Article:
Solomon “Silkie” Rose is a figure that every lover of UK bass should know. Along with the Anti Social collective, he has long found a unique space between heavyweight dubstep and grime and slick synth-soul. Lately, he’s been throwing some of his most mythical unreleased dubplates up on Bandcamp—this is just one of 11 in the past month. Every one of them is a killer, but if you want a way into his sound, “New New York” is the perfect illustration of the way he fuses breathtaking, grimey sub-bass with remarkable sophistication.
G36 vs JK Flesh
G36 is one of a million aliases of Kevin Martin, best known as The Bug. JK Flesh is Justin Broadrick, his sometime partner in industrial crime in Ice, Techno Animal, Zonal, and GOD. They’ve reconvened here to deliver 12 tracks (eight by Martin, four by Broadrick) of city-demolishing dub. There’s an impressive amount of variety here, from Basic Channel-style mistiness to old school ‘80s industrial crash-bang. But it’s all united by inky darkness, hundred-ton basslines, and a sense of unstoppable momentum.
The history of East Asian influence on UK bass music is a fascinating one, dating back at least to the early ’00s. Early grime pioneers like Jammer and Slew Dem Productions sampled or took influence from Jet Li movies, anime, and Korean thrillers, creating a musical language for which Kode 9 coined the shorthand “Sinogrime.” Almost 20 years on, this still echoes through grime and dubstep—as it does with this Essex duo. The simple plucked melodies and rattling percussion on their high gloss, high adrenaline productions speak not of direct influence from any specific Chinese, Japanese, or Korean musical tradition, but of generations of immersion of British kids in the cinema of those countries.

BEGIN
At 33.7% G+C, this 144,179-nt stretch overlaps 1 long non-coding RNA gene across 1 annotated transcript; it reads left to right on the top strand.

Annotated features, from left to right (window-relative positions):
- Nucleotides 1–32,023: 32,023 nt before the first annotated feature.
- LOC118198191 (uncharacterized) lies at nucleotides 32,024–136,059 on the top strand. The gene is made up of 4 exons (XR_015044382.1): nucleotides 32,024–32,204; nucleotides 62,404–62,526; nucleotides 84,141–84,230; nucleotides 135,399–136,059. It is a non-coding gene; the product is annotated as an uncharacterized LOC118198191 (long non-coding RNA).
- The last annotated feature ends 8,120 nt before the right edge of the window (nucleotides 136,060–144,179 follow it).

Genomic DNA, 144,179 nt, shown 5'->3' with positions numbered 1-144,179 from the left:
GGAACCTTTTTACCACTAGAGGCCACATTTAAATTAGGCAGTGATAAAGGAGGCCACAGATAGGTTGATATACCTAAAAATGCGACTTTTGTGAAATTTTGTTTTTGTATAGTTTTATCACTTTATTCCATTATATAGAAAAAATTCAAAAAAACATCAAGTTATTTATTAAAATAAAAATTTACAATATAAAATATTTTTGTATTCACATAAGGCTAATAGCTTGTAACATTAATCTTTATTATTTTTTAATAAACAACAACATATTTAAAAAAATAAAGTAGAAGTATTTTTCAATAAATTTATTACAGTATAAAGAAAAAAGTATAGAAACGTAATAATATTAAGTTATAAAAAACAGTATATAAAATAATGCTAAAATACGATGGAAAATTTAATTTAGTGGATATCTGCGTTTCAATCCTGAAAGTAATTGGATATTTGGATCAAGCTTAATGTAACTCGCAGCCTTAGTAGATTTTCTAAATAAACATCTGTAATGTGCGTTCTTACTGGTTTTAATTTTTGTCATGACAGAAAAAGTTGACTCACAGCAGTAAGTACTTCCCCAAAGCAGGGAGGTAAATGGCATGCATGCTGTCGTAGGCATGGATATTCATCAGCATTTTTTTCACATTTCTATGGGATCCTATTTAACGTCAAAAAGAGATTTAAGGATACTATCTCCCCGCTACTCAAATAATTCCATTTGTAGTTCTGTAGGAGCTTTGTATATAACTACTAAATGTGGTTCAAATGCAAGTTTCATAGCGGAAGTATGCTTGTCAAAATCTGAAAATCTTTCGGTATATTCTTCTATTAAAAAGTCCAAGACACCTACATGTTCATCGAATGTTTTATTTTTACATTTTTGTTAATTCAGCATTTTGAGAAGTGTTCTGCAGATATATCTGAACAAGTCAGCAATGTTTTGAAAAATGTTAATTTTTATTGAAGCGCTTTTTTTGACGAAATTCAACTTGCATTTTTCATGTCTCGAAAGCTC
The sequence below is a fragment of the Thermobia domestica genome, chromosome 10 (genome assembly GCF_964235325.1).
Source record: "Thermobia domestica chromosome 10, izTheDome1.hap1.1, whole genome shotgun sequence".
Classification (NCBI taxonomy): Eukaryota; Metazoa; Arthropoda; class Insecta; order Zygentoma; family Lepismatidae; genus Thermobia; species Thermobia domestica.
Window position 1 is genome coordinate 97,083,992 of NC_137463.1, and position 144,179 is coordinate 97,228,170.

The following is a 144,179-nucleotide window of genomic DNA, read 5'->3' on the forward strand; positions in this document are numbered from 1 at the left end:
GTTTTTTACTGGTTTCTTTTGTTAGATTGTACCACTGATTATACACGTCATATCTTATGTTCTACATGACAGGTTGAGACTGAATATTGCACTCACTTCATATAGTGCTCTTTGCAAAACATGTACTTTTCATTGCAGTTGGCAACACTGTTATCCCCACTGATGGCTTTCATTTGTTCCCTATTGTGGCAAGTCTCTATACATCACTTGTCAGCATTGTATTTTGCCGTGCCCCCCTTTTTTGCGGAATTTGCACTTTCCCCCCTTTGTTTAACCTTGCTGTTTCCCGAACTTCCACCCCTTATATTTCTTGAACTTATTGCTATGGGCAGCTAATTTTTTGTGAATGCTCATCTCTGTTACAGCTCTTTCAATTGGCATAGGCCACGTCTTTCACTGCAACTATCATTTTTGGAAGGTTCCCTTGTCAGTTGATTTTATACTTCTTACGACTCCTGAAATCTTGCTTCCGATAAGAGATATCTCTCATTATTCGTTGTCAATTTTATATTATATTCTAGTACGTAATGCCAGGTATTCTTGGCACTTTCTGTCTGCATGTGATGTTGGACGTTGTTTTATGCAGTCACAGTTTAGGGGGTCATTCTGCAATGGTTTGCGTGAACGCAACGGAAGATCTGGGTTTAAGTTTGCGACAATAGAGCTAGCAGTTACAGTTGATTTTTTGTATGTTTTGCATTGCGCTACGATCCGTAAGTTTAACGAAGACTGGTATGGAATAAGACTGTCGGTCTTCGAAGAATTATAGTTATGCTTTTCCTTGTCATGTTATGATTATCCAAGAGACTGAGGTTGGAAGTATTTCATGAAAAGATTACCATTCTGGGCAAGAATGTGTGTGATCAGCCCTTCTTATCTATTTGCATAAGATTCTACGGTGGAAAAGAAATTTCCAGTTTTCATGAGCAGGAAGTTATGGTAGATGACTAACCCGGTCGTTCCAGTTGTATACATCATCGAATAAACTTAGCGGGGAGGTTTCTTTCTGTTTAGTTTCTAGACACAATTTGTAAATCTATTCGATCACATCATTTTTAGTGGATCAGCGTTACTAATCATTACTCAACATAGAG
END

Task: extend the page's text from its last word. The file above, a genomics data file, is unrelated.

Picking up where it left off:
Requiem for a Rave
2 x Vinyl LP, Cassette
Brit duo Posthuman love a concept album. Their last, Mutant City Acid, was a sinister but luxurious night-glide through a cyberpunk cityscape. This one conjures a fantasy rave. Every musical element is inspired by the breakbeats and hardcore riffs of 1991-94; there are samples of deranged revelers, the music swings from dizzying peaks to terrifying disorientation, and there’s even a narrative of sorts running through it. But this is no misty-eyed recreation of the past: it’s hyper-real—a vivid and fantastical re-imagining, rather than a hazy recollection.
The Manchester-based artist Anz has long been fusing UK styles—garage, grime, braindance—with its American parallels (especially Detroit techno and ghettotech). Previously, this tended to happen on her more stripped-down tracks. But on her debut for the mighty Ninja Tune, she’s gone altogether more lavish. There’s a full boogie-funk-meets-Detroit-techno song, there are wriggling UKG grooves, there are echoes of hardcore rave and Bmore club—there’s a lot going on. But impressively, for all the lushness and ambition, her distinct personality and love for the dancefloor remains fully intact.